Massenet’s Thaïs, anno 1894, is a period piece, a shameless fusion of slick eroticism, perfumed piety and sentimental claptrap. Call it high-class hokum. It is decorated, however, with some lovely music, including that infernal, endlessly recycled “Meditation”. And it does provide a grateful showcase for a lofty soprano and a gutsy baritone.
The “new” production introduced at the Met on Monday, adapted from a version seen in Chicago five years ago, stumbles on various levels. It does make good use, however, of Renée Fleming and Thomas Hampson (pictured).
Fleming is Thaïs, the willowy Alexandrian courtesan in quest of holier-than-her salvation. She sings with sensuous purity, phrases elegantly, floats shimmering pianissimo phrases and, when not too distracted, conveys reasonable pathos. Left to what may be her own dramatic devices, she vamps like a Mae West manqué when working her wiles and droops oh-so-sweetly when afflicted with spiritual uplift.
Hampson sings the susceptible monk Athanaël with incisive urgency, verbal point and unexpected power. He strikes valiant poses and almost makes the silly saintly sinner sympathetic.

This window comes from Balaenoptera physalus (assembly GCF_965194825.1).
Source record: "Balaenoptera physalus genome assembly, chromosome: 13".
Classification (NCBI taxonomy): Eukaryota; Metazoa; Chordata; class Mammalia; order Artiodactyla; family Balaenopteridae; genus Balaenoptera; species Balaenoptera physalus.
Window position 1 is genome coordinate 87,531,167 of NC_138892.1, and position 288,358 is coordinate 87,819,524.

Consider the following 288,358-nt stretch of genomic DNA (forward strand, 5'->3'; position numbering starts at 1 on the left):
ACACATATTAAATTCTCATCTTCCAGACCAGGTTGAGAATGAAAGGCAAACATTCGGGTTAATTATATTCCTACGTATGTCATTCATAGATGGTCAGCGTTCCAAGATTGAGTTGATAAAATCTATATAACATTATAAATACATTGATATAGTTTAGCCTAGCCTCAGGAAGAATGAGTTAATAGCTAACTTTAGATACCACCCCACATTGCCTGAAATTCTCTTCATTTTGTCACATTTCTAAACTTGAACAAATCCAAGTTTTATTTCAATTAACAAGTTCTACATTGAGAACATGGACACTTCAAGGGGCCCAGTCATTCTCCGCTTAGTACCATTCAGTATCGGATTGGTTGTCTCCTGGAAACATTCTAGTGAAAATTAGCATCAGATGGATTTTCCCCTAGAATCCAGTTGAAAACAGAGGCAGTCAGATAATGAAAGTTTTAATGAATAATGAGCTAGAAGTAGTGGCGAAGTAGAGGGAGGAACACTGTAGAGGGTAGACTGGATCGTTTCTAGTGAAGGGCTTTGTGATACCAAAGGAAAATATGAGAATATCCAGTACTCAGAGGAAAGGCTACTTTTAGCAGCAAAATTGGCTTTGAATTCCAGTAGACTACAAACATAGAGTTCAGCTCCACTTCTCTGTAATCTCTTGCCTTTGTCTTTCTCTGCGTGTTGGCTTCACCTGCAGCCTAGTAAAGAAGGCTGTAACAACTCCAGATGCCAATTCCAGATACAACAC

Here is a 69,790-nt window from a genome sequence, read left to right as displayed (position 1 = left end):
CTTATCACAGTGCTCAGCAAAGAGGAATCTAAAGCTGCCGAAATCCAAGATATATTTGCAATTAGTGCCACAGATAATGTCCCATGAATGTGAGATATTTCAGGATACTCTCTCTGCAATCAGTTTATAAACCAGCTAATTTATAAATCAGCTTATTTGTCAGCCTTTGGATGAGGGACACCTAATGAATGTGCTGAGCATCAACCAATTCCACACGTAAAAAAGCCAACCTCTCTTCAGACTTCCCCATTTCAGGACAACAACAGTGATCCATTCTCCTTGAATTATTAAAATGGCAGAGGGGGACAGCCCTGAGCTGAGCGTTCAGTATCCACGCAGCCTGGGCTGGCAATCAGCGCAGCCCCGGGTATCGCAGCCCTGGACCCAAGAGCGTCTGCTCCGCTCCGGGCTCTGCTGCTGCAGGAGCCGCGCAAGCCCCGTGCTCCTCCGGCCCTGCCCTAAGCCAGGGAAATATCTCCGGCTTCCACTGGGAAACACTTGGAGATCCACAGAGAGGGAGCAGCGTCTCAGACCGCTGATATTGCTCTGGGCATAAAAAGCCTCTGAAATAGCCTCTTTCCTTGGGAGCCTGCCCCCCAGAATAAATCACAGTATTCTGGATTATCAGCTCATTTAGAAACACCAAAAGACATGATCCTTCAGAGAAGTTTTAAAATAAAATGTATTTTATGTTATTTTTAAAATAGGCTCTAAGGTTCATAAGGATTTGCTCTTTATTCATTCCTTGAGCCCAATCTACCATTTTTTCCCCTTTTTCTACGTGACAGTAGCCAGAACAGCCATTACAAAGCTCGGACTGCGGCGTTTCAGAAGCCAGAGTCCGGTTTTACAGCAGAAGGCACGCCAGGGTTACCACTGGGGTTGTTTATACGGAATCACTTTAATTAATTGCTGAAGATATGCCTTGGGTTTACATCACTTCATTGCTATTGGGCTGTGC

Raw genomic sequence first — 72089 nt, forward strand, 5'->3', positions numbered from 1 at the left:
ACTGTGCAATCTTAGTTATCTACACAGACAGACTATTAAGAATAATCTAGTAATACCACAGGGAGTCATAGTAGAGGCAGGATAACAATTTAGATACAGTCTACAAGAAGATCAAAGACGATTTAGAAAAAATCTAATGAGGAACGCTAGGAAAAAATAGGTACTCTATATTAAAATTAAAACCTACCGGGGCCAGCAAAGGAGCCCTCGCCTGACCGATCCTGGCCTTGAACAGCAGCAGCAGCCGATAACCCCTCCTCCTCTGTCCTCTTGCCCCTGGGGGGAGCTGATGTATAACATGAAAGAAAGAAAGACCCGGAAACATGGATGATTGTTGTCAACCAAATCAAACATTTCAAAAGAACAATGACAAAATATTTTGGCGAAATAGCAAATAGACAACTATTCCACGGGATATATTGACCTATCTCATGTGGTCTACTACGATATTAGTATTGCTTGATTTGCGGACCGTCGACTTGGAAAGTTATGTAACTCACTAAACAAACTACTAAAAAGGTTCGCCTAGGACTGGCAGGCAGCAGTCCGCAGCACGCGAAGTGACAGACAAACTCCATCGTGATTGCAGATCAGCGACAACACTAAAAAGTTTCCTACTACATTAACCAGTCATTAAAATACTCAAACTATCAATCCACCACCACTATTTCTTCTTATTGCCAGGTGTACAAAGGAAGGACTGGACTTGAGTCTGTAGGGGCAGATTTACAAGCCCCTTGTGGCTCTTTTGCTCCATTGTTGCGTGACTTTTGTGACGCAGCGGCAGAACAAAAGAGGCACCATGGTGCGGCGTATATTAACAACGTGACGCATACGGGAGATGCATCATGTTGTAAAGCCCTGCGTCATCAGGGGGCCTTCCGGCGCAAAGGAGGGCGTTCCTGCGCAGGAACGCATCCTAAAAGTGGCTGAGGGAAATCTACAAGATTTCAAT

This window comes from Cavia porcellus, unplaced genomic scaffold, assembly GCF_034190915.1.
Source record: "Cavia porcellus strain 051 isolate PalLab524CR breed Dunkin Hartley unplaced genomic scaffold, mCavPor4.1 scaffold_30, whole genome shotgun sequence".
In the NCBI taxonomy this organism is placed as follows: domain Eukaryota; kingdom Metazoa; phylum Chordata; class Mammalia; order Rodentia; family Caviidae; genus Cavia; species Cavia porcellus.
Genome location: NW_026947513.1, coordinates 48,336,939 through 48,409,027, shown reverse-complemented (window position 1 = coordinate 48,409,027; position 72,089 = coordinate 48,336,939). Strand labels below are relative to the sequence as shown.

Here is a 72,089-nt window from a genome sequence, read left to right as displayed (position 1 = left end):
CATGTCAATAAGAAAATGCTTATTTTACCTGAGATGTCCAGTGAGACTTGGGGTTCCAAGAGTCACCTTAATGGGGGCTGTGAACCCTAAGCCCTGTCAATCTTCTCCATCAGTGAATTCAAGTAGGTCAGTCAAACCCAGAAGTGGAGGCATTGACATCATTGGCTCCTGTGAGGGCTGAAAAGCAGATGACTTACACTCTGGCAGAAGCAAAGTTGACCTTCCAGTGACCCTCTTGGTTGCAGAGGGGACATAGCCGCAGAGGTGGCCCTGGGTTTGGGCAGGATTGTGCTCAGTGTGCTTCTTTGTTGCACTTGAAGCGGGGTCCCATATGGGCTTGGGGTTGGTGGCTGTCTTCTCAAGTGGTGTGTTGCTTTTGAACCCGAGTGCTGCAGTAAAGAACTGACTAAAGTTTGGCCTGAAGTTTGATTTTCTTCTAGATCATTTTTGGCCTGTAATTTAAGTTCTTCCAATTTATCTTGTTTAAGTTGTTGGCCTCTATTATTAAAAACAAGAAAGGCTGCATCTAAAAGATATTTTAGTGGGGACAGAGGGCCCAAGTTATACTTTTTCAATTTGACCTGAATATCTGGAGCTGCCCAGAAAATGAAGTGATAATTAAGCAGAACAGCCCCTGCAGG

Michael Schade’s lyric tenor sustains the nasty tessitura of Nicias deftly. Leah Partridge charms as a coloratura interloper appropriately named La Charmeuse. Alain Vernhes contributes gruff grumbling as Palémon. Jesus López-Cobos exudes much competence, if little inspiration, on the podium.
Everyone is sabotaged, in any case, by the staging. John Cox, listed as producer, oversees awkward traffic patterns in a mishmash milieu that spans contradictory periods for no apparent reason. Nicias is required to stagger about his fourth-century manse like a fugitive from Die Fledermaus. The heroine dies her pretty death primly seated atop a massive altar. The décors – attributed to Paul Brown in Chicago but oddly uncredited here – toy with clumsy postmodern stylisation that looks cheap, in both meanings of the term. Not incidentally, the diva-du-jour models incongruous, high-fashion gowns, courtesy of Christian Lacroix, including a superslinky-glitzy thing at seduction time and a chic off-the-shoulder number for her trek through the desert. There must be a better way.
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